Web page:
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STAMFORD, TEXAS. Stamford is on U.S. Highway 277, State Highway 6, Farm roads 1420 and 2834, and the Burlington Northern Railroad, in northern Jones County. Part of Stamford is in Haskell County. H. McHarg, president of the Texas Central Railroad, named the site in 1900 for his hometown in Connecticut. The Texas Central and the Swenson brothers, local ranchers who owned the townsite and the surrounding area, cooperated to market lots and develop business. The first post office opened in December 1899 in a railroad boxcar. The Stamford and Northwestern Railway Company was organized to link Stamford and Spur, then leased to the Wichita Valley Railway Company in 1908. Growth was rapid. By 1910 the population was 3,902. R. L. Penick, called the "Father of Stamford," established a bank and helped to guide development; he was elected mayor in 1903, 1917, and 1919. He was also first president of the Texas Cowboy Reunion Association. A flour mill was a leading industry from 1906 until its destruction by fire in 1946. A cottonseed oil plant, an iron foundry, gins, brick manufactures, and a railroad roundhouse were other significant employers. Stamford College, originally called Stamford Collegiate Institution, was opened by the Methodists in 1907. By 1909 a faculty of sixteen taught 346 students. The drought of 1910, World War I, and a fire in 1918 affected enrollments and finances, and in 1920 the college closed, as the Methodists established McMurry College in Abilene. From farming and ranching Stamford broadened its economic base after the discovery of oil in 1935. Apparel manufacturing was also important. Arledge Field, a flying school for army pilots run by a private civilian contractor, was established in 1941 and maintained until September 1944. For virtually all of the town's first half century, George G. Flournoy kept order as police chief. A small, crippled, cigar-chewing man, Flournoy began each day's work with target shooting at a stump outside city hall. Whether because of these demonstrations of marksmanship or for other reasons, Stamford remained an orderly place with a low crime rate. The Texas Cowboy Reunion, an annual event on the Fourth of July, has thrived since 1930. Rodeos are held in a natural amphitheater west of town adjacent to the Swenson Ranch. Federal Bicentennial funding in the 1970s helped found the Cowboy Country Museum in Stamford. The population of Stamford was 4,810 in 1940, 5,805 in 1950, 4,259 in 1960, 4,558 in 1970, and 4,542 in 1980. An industrial park was opened in 1964 with a large new building, and a modern hospital extension dates from 1977. Lake Stamford, in Haskell County, provides recreation and the town's water supply. In 1990 the population was 3,817. The population dropped to 3,636 by 2000.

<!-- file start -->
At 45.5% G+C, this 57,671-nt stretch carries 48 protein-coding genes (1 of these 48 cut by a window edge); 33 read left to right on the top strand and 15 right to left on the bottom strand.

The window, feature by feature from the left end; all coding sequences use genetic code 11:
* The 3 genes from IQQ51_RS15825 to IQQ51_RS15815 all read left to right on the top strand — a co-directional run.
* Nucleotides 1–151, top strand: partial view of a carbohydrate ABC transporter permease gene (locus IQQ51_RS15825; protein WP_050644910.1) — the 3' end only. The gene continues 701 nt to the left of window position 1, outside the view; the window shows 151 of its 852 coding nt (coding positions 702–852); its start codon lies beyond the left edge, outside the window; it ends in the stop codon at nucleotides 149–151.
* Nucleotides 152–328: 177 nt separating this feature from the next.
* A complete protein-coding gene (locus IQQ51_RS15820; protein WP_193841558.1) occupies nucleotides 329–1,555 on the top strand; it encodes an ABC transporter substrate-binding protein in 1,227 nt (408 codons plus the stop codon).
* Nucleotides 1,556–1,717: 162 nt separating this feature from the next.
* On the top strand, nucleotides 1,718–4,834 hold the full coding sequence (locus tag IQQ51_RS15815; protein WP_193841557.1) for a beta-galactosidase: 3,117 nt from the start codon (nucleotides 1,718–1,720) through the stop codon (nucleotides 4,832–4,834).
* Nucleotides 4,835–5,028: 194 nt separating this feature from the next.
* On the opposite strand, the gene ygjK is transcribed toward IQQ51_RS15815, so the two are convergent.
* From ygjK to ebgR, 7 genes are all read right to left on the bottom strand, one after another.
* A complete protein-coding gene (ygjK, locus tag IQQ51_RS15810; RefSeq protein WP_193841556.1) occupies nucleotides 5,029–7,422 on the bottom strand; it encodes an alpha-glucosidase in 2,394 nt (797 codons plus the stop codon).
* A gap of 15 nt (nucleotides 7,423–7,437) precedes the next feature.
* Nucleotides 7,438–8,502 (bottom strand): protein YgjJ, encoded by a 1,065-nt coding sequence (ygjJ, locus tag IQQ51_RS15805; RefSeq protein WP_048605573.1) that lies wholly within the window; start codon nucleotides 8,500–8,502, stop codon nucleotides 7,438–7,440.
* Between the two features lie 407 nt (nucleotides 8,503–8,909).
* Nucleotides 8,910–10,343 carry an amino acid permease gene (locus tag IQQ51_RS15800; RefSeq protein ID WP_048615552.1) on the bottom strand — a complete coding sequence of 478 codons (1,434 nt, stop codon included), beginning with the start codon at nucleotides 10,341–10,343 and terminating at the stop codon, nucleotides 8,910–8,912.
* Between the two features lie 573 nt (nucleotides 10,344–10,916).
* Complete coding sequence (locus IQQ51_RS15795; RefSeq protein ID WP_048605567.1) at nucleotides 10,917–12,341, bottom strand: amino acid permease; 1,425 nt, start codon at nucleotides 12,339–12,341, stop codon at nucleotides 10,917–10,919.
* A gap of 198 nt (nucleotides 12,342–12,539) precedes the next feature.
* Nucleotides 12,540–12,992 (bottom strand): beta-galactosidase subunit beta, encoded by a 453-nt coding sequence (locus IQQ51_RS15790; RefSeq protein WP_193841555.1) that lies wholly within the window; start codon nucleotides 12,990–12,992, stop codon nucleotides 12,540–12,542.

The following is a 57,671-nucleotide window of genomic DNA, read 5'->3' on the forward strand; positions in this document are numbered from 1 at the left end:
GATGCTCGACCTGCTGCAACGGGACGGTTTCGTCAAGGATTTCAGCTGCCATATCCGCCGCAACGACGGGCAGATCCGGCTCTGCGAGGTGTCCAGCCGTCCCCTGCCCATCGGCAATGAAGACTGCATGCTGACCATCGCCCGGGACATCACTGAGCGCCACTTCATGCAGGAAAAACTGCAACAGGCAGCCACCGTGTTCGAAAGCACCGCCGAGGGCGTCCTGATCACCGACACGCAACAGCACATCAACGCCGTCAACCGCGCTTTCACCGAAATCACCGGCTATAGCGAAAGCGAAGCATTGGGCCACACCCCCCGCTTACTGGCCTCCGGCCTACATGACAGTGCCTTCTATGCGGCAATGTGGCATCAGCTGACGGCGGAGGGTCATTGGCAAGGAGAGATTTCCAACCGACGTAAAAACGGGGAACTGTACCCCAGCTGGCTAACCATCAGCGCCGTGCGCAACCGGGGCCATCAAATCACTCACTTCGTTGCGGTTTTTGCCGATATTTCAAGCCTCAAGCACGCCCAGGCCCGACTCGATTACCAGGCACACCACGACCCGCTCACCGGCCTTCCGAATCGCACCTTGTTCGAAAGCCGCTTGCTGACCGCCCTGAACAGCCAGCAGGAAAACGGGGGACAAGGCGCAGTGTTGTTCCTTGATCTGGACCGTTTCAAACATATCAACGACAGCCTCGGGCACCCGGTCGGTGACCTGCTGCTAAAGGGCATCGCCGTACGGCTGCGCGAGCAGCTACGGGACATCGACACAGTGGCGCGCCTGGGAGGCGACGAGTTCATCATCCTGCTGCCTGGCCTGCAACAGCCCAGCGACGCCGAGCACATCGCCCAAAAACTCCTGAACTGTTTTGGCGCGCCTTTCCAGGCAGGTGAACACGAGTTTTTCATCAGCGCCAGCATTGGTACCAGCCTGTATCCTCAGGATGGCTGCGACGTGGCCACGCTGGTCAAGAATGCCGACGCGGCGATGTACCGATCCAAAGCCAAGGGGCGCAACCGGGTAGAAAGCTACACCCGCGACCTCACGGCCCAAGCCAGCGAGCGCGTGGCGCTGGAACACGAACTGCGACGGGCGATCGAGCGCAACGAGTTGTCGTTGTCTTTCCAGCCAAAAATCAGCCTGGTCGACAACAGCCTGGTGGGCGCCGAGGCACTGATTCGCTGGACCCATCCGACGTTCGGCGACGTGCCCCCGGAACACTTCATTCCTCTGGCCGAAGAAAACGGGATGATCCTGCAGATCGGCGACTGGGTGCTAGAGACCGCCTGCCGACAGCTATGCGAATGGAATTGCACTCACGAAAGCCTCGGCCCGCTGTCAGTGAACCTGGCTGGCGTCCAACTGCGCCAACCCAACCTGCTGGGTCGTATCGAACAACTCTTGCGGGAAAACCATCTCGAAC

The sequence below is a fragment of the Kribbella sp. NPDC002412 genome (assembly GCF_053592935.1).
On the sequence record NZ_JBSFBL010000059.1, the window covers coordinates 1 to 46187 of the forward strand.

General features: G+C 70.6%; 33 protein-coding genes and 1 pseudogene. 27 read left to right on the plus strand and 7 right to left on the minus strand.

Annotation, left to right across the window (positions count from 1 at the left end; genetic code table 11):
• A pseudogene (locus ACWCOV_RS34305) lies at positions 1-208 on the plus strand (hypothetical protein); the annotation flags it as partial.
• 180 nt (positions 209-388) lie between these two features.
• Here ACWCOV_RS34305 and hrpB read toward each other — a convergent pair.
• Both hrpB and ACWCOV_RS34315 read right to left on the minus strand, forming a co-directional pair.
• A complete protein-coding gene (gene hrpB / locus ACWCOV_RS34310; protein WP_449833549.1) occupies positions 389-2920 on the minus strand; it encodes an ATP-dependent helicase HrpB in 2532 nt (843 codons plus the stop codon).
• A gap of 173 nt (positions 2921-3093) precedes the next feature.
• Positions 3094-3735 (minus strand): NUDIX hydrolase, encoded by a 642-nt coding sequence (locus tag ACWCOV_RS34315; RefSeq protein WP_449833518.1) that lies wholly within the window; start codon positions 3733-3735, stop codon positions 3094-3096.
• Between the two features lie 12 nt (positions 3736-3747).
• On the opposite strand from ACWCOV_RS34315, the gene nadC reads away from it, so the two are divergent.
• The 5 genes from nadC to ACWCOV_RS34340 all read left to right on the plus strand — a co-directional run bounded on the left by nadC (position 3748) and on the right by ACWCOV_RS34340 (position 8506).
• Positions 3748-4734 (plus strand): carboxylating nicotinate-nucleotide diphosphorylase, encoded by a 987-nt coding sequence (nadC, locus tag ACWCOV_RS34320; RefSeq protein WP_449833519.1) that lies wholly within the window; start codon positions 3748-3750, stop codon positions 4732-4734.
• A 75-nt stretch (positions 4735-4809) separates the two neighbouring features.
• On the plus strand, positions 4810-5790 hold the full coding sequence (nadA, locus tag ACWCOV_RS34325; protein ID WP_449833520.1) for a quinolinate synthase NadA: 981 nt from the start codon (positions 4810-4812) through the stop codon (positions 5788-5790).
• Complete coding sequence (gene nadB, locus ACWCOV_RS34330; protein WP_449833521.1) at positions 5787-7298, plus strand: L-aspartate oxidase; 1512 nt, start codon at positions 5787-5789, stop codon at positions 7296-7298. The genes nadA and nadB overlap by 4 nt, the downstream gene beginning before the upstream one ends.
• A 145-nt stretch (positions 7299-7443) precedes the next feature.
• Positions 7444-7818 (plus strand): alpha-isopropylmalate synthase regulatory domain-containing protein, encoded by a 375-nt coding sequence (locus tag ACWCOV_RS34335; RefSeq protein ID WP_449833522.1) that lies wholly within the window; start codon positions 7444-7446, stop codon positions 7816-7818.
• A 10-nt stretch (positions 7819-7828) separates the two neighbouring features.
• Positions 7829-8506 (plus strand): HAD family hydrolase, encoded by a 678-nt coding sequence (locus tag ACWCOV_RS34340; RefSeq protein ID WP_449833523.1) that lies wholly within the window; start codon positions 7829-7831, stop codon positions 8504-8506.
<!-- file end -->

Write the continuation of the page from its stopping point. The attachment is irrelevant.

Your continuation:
BIBLIOGRAPHY:Hooper Shelton and Homer Hutto, The First 100 Years of Jones County (Stamford, Texas: Shelton, 1978).
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The following, adapted from the Chicago Manual of Style, 15th edition, is the preferred citation for this article.Handbook of Texas Online, William R. Hunt, "Stamford, TX," accessed April 25, 2017, http://www.tshaonline.org/handbook/online/articles/hgs16.
Uploaded on June 15, 2010. Published by the Texas State Historical Association.